Personally I am rather for Turkey's admission into the EU.
Why are many people here so reluctant to see Turkey join the Union?
The first reason, I think, is history. The little most Europeans know about Turkey comes from school, and that is about invasions, crusades, etc. So Turkey appears like the oldtime foe.
The second reason, closely related to the first, is religion. People fear that were a Muslim country (and a big one, for that matter) to join the Union, proselytism would spread much faster than it already does.
The third one is the feeling that Turkey is not yet a democratic country, that minorities are not treated fairly, and you can add the idea that Midnight Express does not completely belong to the past and that Turkey remains a heavily militarized country.
The fourth one, especially in France, is the fact that contrary to Germany, present-day Turkey refuses to endorse any part of the Armenian genocide, and actually denies that there ever was such a genocide.
Point 1 belongs to the past IMO.
Point 2 has to be taken into account.
Point 3 is probably much exaggerated.
Point 4, I think, stands to reason, and Turkey should not be so overly proud as to refuse to do what Germany did.
I am not sure that joining the Union would be all benefit for Turkey either. It would be tough especially for the local automobile industry (there is no Turkish automobile company stricto sensu, but most cars running there have been made in the country). Some areas probably are not ready for competition with Western products.
But I still believe that both sides have more to gain than to lose from Turkey's adhesion.
Turkey is not, at least not completely a European country. Last summer, I felt that without criticizing Atatürk's reforms in any way, Turkish people were more eager to speak of their Asian roots. Now, as i-girl said, Turkey, quite like Greece actually, is not entirely Oriental either. It stands between two worlds, and that may not be necessarily a problem. Socially, I really don't think that Turkey is farther from Western European standards than several of the Central & Eastern European countries due to join the Union in less than two years. Neither is it economically. And politically, of course populism seems to meet a lot of success there, but, as a French citizen, I don't feel like teaching lessons on that matter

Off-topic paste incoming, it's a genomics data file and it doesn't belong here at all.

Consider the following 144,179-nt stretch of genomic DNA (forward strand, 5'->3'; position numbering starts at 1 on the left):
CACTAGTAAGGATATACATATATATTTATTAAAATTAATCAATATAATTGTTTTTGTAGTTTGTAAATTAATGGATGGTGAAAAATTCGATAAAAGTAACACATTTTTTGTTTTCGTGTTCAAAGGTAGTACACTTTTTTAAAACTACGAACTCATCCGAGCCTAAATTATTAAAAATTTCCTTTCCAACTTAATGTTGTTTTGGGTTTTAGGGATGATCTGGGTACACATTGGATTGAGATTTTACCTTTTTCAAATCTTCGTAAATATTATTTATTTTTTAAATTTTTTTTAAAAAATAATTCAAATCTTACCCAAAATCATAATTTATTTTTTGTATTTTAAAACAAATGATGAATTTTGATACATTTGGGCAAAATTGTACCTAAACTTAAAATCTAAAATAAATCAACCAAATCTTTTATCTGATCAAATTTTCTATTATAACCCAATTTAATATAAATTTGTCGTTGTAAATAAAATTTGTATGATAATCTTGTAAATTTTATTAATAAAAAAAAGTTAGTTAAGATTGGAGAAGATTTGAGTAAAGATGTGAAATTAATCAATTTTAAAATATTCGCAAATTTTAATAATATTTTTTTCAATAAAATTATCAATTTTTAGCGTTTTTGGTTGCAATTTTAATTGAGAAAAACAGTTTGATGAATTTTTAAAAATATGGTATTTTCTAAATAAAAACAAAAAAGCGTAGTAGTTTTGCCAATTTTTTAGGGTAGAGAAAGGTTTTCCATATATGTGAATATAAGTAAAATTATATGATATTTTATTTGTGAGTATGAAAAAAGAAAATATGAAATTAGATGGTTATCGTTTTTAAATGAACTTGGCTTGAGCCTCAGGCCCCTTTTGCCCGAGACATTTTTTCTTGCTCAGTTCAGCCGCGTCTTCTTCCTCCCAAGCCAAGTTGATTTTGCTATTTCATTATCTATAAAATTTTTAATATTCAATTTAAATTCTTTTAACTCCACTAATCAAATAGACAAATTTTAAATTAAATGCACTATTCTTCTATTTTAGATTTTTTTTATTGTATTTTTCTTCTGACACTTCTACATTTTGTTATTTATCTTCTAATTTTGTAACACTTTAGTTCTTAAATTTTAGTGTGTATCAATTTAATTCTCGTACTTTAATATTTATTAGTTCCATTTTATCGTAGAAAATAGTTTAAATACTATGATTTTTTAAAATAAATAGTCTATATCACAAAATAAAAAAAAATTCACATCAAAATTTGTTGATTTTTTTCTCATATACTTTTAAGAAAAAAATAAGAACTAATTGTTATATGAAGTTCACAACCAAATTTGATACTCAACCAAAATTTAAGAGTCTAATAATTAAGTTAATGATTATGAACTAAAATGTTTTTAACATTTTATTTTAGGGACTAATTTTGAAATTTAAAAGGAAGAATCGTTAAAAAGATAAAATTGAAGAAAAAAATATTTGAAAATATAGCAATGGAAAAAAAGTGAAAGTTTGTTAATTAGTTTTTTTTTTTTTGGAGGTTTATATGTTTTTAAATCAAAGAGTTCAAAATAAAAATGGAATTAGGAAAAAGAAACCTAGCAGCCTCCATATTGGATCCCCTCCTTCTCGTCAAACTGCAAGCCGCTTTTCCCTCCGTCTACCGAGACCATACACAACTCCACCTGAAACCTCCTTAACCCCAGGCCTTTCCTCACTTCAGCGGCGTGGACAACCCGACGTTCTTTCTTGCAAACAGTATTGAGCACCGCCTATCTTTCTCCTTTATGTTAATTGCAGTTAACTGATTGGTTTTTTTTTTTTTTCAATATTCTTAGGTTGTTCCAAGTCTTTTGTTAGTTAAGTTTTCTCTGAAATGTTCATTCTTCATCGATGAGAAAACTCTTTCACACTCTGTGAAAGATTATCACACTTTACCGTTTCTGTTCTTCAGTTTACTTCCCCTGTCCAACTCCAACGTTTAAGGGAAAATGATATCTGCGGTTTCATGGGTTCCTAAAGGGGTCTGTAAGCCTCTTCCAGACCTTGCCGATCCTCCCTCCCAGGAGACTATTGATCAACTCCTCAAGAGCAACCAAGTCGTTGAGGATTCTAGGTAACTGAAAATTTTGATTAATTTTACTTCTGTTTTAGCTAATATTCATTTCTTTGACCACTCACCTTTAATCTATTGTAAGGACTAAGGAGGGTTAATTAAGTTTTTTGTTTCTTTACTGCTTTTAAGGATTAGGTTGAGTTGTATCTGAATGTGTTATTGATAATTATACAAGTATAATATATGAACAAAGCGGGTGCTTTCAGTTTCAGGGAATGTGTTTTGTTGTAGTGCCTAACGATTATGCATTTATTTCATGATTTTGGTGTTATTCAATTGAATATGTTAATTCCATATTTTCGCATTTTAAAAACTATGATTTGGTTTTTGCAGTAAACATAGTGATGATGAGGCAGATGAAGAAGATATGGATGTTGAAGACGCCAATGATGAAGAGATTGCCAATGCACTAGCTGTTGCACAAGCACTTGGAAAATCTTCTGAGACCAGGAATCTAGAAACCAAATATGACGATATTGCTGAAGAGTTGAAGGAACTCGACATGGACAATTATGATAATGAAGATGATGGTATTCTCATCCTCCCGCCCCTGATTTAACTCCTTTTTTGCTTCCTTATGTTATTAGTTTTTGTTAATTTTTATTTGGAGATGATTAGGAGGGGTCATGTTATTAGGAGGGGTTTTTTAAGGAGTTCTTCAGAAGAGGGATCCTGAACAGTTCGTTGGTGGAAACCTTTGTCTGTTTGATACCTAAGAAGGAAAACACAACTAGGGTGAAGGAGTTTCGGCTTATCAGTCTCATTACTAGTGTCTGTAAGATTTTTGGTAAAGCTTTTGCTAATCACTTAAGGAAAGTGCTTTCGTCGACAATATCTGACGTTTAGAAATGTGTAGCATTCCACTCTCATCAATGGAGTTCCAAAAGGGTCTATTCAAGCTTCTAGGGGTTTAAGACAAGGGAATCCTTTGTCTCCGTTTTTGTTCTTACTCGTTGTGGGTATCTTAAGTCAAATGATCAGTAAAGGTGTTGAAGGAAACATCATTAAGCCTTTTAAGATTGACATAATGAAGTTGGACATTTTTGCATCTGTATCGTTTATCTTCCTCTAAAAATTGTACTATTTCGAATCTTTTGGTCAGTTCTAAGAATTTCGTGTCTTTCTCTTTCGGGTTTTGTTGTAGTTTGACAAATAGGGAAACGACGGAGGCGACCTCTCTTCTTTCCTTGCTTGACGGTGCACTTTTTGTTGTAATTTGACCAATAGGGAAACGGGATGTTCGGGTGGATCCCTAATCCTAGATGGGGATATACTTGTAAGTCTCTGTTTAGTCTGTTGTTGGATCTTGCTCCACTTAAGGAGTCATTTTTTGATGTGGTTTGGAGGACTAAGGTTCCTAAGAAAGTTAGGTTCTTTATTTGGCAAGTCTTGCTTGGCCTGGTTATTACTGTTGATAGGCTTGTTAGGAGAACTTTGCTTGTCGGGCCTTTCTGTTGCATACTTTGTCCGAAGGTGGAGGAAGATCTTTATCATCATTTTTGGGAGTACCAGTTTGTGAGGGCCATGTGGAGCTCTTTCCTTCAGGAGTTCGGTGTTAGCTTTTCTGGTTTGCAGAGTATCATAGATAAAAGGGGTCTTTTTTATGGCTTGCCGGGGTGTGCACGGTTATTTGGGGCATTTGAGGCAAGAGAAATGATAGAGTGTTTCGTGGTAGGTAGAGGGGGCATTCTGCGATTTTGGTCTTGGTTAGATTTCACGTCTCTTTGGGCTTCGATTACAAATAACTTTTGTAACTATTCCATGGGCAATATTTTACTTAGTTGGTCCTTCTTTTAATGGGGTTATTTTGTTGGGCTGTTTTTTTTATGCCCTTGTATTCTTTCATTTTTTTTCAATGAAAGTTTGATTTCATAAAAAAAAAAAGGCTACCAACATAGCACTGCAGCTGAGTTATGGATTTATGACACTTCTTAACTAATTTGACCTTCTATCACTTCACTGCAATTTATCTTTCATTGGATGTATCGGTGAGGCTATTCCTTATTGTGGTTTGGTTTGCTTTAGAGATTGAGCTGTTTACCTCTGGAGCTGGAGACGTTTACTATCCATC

Most of all, I am very pessimistic about what might happen if the EU retains its reluctant attitude towards Turkey. Turkey has passed a number of laws this summer which, indeed, must now be converted into facts, but still denote a strong political will. I think that Turkey has already proved its determination to solve tough problems in several occasions. We can't act as though they had done nothing, or just trifle. If we keep our doors closed, we will probably be offering millions of votes to extremist parties, and to Muslim fundamentalists, to begin with. Last elections were won by an Islam-based party, but (officially) in favour of turkey's joining the Union. Now, we mustn't carelessly feed the following discourse: "You want to be Westernized - the West doesn't want you. You preach for equality between sexes - it is hardly more than an illusion, and women lose protection while gaining nothing real." Etc.
I might be mistaken, but I frankly believe that having Turkey within the EU is not only more logical, but also safer than leaving it out and letting it (not now, but possibly later) turn into a stronghold of hardliners, and a wall between the West and the (Middle) East.
Well, that's just a small part of my opinion on that matter